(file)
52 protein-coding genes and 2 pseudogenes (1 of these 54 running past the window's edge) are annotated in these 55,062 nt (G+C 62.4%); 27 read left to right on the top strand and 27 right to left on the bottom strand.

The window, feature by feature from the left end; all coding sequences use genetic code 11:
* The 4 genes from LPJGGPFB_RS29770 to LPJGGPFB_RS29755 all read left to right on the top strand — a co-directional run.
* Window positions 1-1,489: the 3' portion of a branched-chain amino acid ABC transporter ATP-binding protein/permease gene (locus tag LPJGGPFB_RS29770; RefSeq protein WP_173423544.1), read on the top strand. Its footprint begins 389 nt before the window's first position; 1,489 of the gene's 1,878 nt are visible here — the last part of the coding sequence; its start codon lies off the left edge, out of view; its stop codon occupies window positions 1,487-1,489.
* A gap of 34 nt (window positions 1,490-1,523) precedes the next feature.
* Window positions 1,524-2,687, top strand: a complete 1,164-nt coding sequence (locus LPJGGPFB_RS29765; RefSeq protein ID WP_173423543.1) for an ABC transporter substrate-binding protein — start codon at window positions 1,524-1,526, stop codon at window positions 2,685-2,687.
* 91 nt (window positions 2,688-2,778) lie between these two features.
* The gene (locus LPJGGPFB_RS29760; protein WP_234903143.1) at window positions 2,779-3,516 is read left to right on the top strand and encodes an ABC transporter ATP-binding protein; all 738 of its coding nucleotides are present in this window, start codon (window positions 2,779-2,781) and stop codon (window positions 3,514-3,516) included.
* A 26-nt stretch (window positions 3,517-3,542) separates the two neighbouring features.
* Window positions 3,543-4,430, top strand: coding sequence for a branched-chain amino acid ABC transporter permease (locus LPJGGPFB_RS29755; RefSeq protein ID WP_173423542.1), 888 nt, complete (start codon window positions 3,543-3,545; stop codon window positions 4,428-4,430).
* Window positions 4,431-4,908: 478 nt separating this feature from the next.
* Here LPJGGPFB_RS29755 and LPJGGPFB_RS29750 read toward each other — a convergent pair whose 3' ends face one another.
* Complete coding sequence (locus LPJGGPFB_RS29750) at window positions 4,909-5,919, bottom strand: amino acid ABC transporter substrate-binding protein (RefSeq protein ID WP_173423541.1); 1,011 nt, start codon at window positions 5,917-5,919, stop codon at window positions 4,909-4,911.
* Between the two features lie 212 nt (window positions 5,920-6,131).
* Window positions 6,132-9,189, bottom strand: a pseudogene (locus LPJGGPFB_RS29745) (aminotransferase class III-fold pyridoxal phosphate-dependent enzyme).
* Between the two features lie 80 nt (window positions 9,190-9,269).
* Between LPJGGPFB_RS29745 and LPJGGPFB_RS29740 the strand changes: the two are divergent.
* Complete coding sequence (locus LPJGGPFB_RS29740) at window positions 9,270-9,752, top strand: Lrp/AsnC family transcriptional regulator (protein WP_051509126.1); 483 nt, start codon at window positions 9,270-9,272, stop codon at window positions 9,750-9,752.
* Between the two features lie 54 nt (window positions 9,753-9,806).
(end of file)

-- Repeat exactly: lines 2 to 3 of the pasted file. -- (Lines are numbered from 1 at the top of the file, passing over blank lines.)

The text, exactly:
The window, feature by feature from the left end; all coding sequences use genetic code 11:
* The 4 genes from LPJGGPFB_RS29770 to LPJGGPFB_RS29755 all read left to right on the top strand — a co-directional run.